Franklin D. Roosevelt Presidential Library and Museum

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Welcome back to National Parks & other public lands with T! If you are seeing this on Twitter or Facebook, please visit the blog to see all of the photos and read the story by clicking the link.

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The FDR Roosevelt Presidential Library was built under the direction of FDR himself in order to preserve the records of the 32nd president of the United States. Roosevelt had been a collector his whole life, believed he would only serve two terms when he broke ground for the library and wanted to insure public access to his presidential collections. Dedicated in 1941, it is managed by the National Archives and Records Administration.

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Because of the precedent set by FDR’s library, Congress passed the Presidential Libraries Act in 1955 in order to preserve the papers of future presidents for the public. FDR’s is the first of 13 Presidential Libraries.

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The land for the library was donated by FDR and his mother Sara Roosevelt. It sits on 16 acres within the Hyde Park estate and the FDR National Historic Site. FDR used a room in the library as his office.

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The museum has sections for Roosevelt’s early life and family history, his four presidential campaigns and the different eras spanned by his terms. There are also displays devoted to Eleanor, the First Lady.

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There are many interactive displays and videos…you could spend the whole day here if you stopped to press all the buttons, read all of the displays and watch the clips. But I wanted to see the three NPS sites in Hyde Park that day, so I had to take a more abbreviated tour through the library.

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Hyde Park posts:

  • FDR Presidential Library
  • Eleanor Roosevelt National Historic Site (Coming Soon)
  • Gardens at Bellefield (Coming Soon)
  • Home of FDR National Historic Site (Coming Soon)
  • Vanderbilt Mansion National Historic Site (Coming Soon)

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Location: 4079 Albany Post Rd, Hyde Park, NY 12538

Designation: Presidential Library

Date designated or established: 6/30/1941

Date of my visit: 10/3/2018

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Freedom Court, in front of the presidential library, commemorates the shared ideals of FDR and Winston Churchill. The sculpture at the center is ‘Break Free’ and was designed by Churchill’s granddaughter.

10 thoughts on “Franklin D. Roosevelt Presidential Library and Museum

  1. This was great! I love presidential libraries, but had never been to this one. It seems so very different than Reagan’s, or Nixon’s (the last two I’ve been to). Very… quaint? Great pictures, and especially of that wheelchair — wow. Thanks!

    Liked by 1 person

    1. Thanks! This is the only presidential library I’ve been to, so I’ve no basis for comparison, but I’d imagine it’s different just by virtue of the fact that FDR was the only president to be elected for 4 terms and they spanned so much of our pivotal history. On the tour of his home. we learned how FDR never let his disability limit him. Those wheelchairs weren’t really wheelchairs…he just had ordinary household chairs converted by adding the wheels to his specifications and he ‘walked’ with crutches every day down the considerable length of his driveway to keep his upper body strength up.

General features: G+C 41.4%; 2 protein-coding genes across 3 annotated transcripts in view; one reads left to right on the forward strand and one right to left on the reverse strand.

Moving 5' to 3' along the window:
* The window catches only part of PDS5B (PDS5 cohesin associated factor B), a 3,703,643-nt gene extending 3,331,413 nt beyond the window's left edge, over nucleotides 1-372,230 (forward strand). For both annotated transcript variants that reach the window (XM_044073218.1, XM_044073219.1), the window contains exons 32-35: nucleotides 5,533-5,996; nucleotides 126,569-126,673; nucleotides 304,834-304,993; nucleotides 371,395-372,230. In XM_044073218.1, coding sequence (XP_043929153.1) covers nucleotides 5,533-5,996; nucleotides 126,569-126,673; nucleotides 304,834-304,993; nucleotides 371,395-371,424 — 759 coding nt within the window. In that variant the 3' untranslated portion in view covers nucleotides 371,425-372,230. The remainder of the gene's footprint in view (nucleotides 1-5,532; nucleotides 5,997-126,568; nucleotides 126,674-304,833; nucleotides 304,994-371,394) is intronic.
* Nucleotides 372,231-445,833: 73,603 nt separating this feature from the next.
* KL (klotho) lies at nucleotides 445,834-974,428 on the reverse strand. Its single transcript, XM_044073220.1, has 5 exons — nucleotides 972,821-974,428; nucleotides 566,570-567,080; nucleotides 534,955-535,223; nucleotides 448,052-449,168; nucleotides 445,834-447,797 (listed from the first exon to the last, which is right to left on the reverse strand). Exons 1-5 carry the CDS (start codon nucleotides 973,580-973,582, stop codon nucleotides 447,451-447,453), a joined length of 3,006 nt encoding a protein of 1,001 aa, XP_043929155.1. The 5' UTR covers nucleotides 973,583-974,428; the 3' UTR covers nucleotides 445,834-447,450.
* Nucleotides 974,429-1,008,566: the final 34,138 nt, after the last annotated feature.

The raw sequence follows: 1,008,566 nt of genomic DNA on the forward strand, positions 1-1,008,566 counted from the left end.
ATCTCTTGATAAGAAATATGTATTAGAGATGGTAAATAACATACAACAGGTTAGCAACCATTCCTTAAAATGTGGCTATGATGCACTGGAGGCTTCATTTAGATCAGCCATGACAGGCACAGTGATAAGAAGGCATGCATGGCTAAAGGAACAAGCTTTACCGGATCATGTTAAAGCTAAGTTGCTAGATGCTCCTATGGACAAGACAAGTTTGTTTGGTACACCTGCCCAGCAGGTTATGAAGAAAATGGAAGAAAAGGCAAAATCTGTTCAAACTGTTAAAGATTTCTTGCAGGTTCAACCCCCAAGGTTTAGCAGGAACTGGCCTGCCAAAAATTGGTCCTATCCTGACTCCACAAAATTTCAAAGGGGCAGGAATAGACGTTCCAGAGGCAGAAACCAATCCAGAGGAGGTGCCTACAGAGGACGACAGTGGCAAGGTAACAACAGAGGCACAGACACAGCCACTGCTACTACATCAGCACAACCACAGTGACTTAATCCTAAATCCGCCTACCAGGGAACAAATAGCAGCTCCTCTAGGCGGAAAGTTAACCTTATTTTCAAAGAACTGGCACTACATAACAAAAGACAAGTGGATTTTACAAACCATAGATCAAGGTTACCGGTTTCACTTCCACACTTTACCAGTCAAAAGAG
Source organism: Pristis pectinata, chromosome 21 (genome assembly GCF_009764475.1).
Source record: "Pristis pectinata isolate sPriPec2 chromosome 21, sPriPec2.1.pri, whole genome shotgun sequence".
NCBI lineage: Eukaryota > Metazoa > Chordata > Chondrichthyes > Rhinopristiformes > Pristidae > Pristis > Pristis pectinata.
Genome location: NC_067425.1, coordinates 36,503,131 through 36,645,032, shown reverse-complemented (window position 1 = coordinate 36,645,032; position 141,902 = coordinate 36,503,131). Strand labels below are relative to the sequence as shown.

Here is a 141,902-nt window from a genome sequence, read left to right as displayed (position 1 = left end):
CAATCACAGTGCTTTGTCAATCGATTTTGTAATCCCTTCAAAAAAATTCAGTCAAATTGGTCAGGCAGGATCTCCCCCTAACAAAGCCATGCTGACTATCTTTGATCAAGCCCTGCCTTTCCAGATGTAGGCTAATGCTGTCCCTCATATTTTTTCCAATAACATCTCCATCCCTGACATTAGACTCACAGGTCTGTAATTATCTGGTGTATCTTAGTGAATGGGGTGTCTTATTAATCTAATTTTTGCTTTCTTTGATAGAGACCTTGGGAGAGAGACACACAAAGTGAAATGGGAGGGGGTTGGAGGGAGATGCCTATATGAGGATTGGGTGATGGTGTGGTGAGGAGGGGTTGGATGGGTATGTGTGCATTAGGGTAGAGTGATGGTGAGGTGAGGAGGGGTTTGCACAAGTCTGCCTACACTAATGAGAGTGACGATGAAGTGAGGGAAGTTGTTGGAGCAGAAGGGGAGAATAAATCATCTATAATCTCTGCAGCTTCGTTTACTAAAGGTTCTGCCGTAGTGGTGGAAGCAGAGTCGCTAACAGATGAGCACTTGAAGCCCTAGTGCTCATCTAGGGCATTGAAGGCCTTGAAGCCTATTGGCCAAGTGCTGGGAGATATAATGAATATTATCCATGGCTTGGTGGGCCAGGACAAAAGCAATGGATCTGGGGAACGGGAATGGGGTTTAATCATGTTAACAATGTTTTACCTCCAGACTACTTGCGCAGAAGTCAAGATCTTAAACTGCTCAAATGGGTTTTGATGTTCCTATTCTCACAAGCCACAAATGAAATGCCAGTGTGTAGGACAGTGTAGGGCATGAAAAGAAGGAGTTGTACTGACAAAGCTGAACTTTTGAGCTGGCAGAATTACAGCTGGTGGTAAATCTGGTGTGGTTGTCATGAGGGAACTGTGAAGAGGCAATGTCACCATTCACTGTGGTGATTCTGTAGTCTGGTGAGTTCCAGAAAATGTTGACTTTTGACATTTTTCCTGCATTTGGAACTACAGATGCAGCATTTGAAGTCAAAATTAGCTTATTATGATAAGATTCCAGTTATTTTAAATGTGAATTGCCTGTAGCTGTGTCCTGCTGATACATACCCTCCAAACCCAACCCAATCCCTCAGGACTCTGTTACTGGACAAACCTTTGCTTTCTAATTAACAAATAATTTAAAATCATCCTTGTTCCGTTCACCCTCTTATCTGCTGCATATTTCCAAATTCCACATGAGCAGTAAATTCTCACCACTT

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      1. That’s amazing — I never knew that fact about his “wheelchairs,” and how uplifting. I was wondering why they looked so unique.

        As for libraries, they run the gambit, I think. For example, Reagan’s is vast and with all politics asides, it’s a neat place–anyone can appreciate it. But Nixon’s, just a few hours away… it’s tiny and seems like it’s all about rehabilitating his image. I felt like it was a propaganda machine and not a museum. I’d never go back to that one, but to FDR’s, I’d LOVE to!

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      2. Interesting! I’d read somewhere that the Nixons had moved to a neighboring town here after his resignation. The place fell into disrepair after his death and I think they recently demolished it. Guess no one wanted to preserve his legacy badly enough to save it. FDRs Library doesn’t completely whitewash his darkest legacies (like the internment of Japanese Americans) but the overall presentation is positive, inspirational and gives one hope for the future of democracy. I hope you make it there! I will definitely visit others when I find them in my travels

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  2. This is a really interesting place. Far exceeded my expectatione. I had my dog in the car with me when I visited and was happy to learn that you can take your dog out on the grounds. FDR was a dog lover and I enjoyed walking my dog on the same paths where FDR’s dogs had once prowled.

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  3. I so enjoyed visiting FDR’s library, T, thank you. I went to Lincoln’s library in Springfield and would love to visit more, I find them fascinating and character-revealing. I can imagine one could spend all day here, as you said. I was interested to hear FDR’s precedent inspired the Presidential Libraries Act, did not know that. I look forward to your future exhibits.

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